As cloud and utility computing spreads, computer architects must ensure continued capability growth for the data centers that comprise the cloud. Given megawatt scale power budgets, increasing data center capability requires increasing computing hardware energy efficiency. To increase the data center’s capability for work, the work done per Joule must increase. We pursue this efficiency even as the nature of data center applications evolves. Unlike traditional enterprise workloads, which are typically memory or I/O bound, big data computation and analytics exhibit greater compute intensity. This article examines the efficiency of mobile processors as a means for data center capability. In particular, we compare and contrast the performance and efficiency of the Microsoft Bing search engine executing on the mobile-class Atom processor and the server-class Xeon processor. Bing implements statistical machine learning to dynamically rank pages, producing sophisticated search results but also increasing computational intensity. While mobile processors are energy-efficient, they exact a price for that efficiency. The Atom is 5× more energy-efficient than the Xeon when comparing queries per Joule. However, search queries on Atom encounter higher latencies, different page results, and diminished robustness for complex queries. Despite these challenges, quality-of-service is maintained for most, common queries. Moreover, as different computational phases of the search engine encounter different bottlenecks, we describe implications for future architectural enhancements, application tuning, and system architectures. After optimizing the Atom server platform, a large share of power and cost go toward processor capability. With optimized Atoms, more servers can fit in a given data center power budget. For a data center with 15MW critical load, Atom-based servers increase capability by 3.2× for Bing.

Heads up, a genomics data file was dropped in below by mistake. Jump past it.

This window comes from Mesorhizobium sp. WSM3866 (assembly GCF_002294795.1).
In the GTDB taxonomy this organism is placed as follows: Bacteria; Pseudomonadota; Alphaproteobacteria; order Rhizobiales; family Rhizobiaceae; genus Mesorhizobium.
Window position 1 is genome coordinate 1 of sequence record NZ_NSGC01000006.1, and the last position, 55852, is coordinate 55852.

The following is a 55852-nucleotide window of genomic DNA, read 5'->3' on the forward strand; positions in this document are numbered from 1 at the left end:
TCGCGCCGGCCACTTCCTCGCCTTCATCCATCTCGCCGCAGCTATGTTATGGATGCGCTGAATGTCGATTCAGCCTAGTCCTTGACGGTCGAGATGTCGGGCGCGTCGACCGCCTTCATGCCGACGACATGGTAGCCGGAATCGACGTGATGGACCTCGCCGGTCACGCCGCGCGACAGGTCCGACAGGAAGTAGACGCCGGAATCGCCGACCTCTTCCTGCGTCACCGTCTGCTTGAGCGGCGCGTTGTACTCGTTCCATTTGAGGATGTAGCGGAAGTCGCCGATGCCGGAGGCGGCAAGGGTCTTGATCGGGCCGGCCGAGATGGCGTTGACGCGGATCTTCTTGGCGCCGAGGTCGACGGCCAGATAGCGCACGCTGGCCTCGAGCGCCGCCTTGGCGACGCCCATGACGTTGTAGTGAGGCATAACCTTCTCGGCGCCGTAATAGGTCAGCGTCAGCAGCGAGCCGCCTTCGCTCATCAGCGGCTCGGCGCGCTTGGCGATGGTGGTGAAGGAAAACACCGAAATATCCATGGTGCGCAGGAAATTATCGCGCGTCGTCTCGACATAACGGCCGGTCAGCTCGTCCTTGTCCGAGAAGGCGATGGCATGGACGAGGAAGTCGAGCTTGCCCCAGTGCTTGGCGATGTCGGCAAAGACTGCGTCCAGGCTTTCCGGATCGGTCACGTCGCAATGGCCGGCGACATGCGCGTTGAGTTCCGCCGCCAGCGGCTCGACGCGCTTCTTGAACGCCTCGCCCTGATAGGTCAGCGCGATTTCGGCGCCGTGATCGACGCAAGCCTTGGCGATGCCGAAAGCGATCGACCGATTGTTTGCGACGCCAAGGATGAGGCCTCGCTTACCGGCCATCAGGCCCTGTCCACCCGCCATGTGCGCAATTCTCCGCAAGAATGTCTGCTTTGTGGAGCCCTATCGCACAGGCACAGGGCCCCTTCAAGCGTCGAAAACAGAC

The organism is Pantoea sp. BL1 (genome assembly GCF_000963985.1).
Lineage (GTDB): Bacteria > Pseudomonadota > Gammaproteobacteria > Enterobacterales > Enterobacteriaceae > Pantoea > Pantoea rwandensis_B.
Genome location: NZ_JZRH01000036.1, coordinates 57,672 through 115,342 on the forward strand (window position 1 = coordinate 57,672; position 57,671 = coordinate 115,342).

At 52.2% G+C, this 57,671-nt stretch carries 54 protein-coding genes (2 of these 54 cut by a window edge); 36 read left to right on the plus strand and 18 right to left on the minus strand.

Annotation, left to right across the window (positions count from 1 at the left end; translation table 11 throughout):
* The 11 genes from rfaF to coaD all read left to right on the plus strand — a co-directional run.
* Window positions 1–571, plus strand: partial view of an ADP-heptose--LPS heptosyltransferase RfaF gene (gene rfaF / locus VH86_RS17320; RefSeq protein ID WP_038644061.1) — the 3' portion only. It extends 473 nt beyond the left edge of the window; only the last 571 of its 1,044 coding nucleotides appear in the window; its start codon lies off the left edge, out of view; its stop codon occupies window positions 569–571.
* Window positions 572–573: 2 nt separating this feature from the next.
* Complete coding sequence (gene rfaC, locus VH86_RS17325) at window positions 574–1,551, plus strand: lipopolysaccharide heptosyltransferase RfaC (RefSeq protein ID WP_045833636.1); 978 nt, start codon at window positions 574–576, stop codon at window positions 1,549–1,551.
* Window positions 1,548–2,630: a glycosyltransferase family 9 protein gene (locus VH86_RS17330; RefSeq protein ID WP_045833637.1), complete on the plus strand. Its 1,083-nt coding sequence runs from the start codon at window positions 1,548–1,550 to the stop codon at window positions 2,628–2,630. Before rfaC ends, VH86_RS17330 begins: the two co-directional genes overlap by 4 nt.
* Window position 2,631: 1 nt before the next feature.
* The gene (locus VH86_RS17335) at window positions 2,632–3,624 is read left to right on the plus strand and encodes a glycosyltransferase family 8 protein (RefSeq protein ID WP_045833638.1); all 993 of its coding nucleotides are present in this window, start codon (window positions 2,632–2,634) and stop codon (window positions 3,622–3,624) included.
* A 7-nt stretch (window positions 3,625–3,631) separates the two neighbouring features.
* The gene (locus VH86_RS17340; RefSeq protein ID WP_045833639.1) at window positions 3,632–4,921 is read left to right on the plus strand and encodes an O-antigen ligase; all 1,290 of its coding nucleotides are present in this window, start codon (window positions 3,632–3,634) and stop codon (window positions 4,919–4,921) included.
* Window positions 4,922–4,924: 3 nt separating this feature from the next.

The commoditization of hardware, data center economies of scale, and Internet-scale workload growth all demand greater power efficiency to sustain scalability. Traditional enterprise workloads, which are typically memory and I/O bound, have been well served by chip multiprocessors comprising of small, power-efficient cores. Recent advances in mobile computing have led to modern small cores capable of delivering even better power efficiency. While these cores can deliver performance-per-Watt efficiency for data center workloads, small cores impact application quality-of-service robustness, and flexibility, as these workloads increasingly invoke computationally intensive kernels. These challenges constitute the price of efficiency. We quantify efficiency for an industry-strength online web search engine in production at both the microarchitecture- and system-level, evaluating search on server and mobile-class architectures using Xeon and Atom processors.
Categories and Subject Descriptors
C.0 [Computer Systems Organization]: General—System architectures; C.4 [Computer Systems Organization]: Performance of Systems—Design studies, Reliability, availability, and serviceability